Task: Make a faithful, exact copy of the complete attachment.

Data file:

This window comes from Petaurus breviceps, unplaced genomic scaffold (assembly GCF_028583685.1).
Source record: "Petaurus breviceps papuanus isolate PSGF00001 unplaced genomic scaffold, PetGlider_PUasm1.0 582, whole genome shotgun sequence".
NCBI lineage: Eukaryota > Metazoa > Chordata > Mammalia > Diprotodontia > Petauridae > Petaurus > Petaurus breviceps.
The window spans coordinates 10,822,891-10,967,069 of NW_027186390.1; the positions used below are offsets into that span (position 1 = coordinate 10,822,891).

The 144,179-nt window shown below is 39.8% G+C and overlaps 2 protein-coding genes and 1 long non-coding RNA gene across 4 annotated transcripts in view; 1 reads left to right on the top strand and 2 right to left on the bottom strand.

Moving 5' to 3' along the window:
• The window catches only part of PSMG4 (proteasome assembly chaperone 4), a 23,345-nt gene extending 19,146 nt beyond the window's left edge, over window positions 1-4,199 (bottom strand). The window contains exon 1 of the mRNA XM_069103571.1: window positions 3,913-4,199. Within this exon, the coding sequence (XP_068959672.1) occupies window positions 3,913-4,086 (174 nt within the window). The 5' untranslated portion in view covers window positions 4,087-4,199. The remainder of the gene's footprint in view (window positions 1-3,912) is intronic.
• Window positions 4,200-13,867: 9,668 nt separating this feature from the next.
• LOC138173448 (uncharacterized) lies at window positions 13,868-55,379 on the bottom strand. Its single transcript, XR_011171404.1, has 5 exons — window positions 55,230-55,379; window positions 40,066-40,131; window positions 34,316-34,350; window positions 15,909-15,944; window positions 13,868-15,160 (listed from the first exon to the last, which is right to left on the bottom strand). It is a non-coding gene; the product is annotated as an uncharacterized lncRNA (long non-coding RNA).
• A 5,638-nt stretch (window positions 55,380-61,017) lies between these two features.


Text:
This window comes from Petaurus breviceps, unplaced genomic scaffold (assembly GCF_028583685.1).
Source record: "Petaurus breviceps papuanus isolate PSGF00001 unplaced genomic scaffold, PetGlider_PUasm1.0 582, whole genome shotgun sequence".
NCBI lineage: Eukaryota > Metazoa > Chordata > Mammalia > Diprotodontia > Petauridae > Petaurus > Petaurus breviceps.
The window spans coordinates 10,822,891-10,967,069 of NW_027186390.1; the positions used below are offsets into that span (position 1 = coordinate 10,822,891).

The 144,179-nt window shown below is 39.8% G+C and overlaps 2 protein-coding genes and 1 long non-coding RNA gene across 4 annotated transcripts in view; 1 reads left to right on the top strand and 2 right to left on the bottom strand.

Moving 5' to 3' along the window:
• The window catches only part of PSMG4 (proteasome assembly chaperone 4), a 23,345-nt gene extending 19,146 nt beyond the window's left edge, over window positions 1-4,199 (bottom strand). The window contains exon 1 of the mRNA XM_069103571.1: window positions 3,913-4,199. Within this exon, the coding sequence (XP_068959672.1) occupies window positions 3,913-4,086 (174 nt within the window). The 5' untranslated portion in view covers window positions 4,087-4,199. The remainder of the gene's footprint in view (window positions 1-3,912) is intronic.
• Window positions 4,200-13,867: 9,668 nt separating this feature from the next.
• LOC138173448 (uncharacterized) lies at window positions 13,868-55,379 on the bottom strand. Its single transcript, XR_011171404.1, has 5 exons — window positions 55,230-55,379; window positions 40,066-40,131; window positions 34,316-34,350; window positions 15,909-15,944; window positions 13,868-15,160 (listed from the first exon to the last, which is right to left on the bottom strand). It is a non-coding gene; the product is annotated as an uncharacterized lncRNA (long non-coding RNA).
• A 5,638-nt stretch (window positions 55,380-61,017) lies between these two features.